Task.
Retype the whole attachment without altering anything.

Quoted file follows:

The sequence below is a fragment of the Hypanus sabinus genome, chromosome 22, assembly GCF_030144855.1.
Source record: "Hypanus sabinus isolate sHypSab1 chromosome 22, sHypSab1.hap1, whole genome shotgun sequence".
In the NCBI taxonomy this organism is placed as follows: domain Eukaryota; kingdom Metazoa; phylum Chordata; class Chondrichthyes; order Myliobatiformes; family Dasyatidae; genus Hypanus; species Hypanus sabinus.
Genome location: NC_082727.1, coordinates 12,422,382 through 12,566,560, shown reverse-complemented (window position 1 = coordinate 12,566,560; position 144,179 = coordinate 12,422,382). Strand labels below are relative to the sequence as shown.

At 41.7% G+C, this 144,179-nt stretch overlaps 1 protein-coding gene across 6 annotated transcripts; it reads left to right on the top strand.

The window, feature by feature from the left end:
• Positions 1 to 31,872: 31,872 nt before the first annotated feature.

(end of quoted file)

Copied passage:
The sequence below is a fragment of the Hypanus sabinus genome, chromosome 22, assembly GCF_030144855.1.
Source record: "Hypanus sabinus isolate sHypSab1 chromosome 22, sHypSab1.hap1, whole genome shotgun sequence".
In the NCBI taxonomy this organism is placed as follows: domain Eukaryota; kingdom Metazoa; phylum Chordata; class Chondrichthyes; order Myliobatiformes; family Dasyatidae; genus Hypanus; species Hypanus sabinus.
Genome location: NC_082727.1, coordinates 12,422,382 through 12,566,560, shown reverse-complemented (window position 1 = coordinate 12,566,560; position 144,179 = coordinate 12,422,382). Strand labels below are relative to the sequence as shown.

At 41.7% G+C, this 144,179-nt stretch overlaps 1 protein-coding gene across 6 annotated transcripts; it reads left to right on the top strand.

The window, feature by feature from the left end:
• Positions 1 to 31,872: 31,872 nt before the first annotated feature.